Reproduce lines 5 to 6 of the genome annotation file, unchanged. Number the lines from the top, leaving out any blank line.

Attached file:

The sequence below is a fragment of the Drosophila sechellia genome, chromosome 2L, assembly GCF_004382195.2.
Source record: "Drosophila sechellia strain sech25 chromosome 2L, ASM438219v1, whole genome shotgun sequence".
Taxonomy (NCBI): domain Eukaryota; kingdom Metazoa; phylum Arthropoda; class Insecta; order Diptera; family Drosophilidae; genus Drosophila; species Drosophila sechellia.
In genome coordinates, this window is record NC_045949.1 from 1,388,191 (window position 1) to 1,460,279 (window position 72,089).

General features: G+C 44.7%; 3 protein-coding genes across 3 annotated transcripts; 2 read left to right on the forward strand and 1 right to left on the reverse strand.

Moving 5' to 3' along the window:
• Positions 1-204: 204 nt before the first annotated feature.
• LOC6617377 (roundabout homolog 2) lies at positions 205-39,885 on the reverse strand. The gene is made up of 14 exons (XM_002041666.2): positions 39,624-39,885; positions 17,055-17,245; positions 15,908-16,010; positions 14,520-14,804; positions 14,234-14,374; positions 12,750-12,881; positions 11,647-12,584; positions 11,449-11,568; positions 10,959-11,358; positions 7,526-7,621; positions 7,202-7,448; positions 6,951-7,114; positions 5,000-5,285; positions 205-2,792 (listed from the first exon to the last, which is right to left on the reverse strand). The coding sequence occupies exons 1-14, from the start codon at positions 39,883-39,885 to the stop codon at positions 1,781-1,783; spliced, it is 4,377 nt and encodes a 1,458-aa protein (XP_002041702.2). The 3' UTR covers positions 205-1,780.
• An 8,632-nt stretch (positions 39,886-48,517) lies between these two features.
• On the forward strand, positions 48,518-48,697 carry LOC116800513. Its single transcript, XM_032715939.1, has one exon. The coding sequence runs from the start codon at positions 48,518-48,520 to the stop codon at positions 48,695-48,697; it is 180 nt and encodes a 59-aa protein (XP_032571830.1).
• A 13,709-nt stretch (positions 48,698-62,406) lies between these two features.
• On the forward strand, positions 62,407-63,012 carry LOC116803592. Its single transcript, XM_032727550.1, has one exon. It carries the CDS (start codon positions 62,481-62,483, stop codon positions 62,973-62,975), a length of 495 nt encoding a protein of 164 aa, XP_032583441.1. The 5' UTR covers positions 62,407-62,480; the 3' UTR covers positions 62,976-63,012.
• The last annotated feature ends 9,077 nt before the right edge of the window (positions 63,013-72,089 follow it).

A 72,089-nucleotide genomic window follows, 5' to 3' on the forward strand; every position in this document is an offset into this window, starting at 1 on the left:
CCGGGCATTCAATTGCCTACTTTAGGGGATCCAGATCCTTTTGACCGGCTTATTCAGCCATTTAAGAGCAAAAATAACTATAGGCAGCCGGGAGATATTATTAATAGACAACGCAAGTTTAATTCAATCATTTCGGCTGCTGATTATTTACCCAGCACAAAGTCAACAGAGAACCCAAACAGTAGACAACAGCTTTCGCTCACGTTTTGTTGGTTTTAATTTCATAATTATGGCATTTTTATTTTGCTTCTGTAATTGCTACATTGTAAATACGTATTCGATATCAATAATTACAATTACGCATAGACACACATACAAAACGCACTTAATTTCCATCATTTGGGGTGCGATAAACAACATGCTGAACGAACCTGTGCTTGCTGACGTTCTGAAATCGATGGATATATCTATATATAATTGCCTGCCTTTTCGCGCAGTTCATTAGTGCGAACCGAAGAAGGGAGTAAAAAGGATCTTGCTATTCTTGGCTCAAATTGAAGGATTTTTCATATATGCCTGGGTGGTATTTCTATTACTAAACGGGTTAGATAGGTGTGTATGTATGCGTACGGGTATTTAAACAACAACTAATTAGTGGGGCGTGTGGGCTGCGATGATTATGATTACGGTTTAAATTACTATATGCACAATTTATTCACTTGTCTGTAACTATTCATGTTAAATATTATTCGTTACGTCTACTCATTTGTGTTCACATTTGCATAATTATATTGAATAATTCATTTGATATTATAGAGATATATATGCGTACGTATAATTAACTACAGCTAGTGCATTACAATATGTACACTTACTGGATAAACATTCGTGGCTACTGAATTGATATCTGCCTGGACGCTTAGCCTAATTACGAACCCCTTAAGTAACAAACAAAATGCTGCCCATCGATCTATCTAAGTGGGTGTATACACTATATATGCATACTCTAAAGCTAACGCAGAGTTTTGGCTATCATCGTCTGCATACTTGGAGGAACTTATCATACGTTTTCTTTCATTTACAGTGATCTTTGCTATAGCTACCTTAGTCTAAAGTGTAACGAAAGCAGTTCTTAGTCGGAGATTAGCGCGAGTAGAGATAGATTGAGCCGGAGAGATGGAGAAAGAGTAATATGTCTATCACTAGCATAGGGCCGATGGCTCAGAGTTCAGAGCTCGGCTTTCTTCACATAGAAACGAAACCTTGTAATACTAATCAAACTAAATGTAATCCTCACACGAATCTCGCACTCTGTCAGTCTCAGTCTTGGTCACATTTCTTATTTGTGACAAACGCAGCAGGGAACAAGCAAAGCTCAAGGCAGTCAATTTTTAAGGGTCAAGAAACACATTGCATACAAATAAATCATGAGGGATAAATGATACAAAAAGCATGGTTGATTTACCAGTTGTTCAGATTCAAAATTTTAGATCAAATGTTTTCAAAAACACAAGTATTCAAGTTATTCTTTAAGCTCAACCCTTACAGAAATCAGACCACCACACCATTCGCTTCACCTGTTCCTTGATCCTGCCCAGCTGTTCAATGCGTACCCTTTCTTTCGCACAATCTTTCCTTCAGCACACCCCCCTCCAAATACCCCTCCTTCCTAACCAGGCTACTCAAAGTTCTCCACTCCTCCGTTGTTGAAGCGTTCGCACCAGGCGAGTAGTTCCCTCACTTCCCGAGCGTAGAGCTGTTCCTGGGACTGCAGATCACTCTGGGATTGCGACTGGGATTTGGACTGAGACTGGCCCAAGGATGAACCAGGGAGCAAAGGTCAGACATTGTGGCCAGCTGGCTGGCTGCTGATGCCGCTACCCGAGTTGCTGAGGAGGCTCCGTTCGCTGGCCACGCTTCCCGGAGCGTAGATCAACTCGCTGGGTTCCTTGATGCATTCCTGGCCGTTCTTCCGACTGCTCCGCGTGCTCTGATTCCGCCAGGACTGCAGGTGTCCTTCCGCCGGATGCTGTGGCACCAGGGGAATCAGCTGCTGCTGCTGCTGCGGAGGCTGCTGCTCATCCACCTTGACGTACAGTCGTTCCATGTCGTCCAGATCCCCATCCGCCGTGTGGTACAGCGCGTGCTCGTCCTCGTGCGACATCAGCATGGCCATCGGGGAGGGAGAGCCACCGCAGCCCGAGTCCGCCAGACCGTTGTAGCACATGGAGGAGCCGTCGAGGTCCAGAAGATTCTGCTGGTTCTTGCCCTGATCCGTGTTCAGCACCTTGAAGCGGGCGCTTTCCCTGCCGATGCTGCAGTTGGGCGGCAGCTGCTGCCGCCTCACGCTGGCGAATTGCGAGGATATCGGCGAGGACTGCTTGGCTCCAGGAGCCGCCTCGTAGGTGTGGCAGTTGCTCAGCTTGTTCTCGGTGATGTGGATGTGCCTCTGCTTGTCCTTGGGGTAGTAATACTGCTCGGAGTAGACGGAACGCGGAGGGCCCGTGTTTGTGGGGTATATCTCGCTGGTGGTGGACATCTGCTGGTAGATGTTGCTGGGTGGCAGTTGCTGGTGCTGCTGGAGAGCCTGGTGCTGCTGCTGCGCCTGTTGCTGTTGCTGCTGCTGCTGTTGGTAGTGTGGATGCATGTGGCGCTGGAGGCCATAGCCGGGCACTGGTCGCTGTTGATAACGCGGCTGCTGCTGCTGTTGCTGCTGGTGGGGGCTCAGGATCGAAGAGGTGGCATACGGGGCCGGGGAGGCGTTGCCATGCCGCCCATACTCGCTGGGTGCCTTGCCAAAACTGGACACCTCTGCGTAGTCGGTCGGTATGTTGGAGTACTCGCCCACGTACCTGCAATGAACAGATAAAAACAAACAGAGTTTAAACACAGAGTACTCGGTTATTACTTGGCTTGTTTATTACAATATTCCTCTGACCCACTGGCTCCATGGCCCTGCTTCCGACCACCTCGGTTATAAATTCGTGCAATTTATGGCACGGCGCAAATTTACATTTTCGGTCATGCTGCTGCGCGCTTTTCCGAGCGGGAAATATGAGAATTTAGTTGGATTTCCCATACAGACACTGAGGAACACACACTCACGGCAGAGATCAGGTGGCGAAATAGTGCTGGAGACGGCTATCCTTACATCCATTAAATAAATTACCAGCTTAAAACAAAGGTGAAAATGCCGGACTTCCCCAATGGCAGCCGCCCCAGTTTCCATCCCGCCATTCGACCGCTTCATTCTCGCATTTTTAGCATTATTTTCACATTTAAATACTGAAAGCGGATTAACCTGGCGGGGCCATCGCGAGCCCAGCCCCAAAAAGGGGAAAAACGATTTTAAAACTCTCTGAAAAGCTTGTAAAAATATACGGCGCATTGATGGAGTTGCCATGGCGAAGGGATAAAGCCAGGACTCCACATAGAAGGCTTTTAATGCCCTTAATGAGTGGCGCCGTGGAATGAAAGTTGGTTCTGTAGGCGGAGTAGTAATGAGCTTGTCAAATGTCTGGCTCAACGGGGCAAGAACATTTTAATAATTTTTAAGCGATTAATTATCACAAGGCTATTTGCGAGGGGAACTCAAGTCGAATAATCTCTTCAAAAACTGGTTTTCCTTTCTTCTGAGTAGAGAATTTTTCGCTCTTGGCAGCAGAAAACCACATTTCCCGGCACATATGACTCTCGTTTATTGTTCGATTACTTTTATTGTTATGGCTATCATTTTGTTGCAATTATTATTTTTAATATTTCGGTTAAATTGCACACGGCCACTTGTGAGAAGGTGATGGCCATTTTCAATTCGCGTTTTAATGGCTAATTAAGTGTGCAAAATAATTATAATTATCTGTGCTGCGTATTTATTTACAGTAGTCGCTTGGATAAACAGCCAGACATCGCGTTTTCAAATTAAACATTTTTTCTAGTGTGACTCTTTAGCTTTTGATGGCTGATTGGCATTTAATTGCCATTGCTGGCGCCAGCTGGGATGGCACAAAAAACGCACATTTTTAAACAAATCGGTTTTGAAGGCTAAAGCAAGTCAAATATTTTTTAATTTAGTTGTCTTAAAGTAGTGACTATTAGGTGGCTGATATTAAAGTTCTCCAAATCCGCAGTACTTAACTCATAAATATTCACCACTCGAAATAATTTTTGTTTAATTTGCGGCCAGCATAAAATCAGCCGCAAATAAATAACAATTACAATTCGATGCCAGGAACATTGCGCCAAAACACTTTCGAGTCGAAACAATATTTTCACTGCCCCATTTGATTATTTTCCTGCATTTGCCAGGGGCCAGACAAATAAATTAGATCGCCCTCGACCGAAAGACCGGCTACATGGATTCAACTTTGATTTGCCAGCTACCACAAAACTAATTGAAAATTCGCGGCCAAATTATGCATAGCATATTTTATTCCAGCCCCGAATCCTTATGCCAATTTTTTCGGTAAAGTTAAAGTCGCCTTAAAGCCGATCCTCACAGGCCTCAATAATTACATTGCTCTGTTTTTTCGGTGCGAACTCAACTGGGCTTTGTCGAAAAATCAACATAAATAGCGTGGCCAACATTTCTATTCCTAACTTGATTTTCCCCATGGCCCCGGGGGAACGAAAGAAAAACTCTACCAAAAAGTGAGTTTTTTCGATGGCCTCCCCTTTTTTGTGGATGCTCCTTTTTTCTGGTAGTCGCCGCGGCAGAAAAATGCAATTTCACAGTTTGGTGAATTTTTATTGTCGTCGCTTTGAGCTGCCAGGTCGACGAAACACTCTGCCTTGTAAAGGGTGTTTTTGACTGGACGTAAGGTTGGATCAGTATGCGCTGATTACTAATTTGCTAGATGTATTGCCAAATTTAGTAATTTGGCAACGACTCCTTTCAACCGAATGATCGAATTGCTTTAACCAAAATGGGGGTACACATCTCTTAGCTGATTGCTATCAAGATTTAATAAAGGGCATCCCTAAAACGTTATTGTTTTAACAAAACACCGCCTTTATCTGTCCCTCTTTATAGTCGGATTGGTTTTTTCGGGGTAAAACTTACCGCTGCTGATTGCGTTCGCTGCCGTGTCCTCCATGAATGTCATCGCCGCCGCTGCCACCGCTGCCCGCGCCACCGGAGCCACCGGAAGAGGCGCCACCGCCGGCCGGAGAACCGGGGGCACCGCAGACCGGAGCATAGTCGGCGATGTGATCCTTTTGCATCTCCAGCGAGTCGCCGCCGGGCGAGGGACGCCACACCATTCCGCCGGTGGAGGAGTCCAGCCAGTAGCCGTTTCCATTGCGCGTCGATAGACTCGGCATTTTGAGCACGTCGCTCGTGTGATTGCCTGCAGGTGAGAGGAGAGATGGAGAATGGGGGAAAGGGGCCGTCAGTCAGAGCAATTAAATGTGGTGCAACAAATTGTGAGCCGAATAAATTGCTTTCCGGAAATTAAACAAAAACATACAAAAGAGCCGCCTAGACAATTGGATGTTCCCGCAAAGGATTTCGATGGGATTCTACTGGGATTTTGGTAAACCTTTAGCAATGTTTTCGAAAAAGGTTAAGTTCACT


General features: G+C 44.7%; 3 protein-coding genes across 3 annotated transcripts; 2 read left to right on the forward strand and 1 right to left on the reverse strand.

Moving 5' to 3' along the window: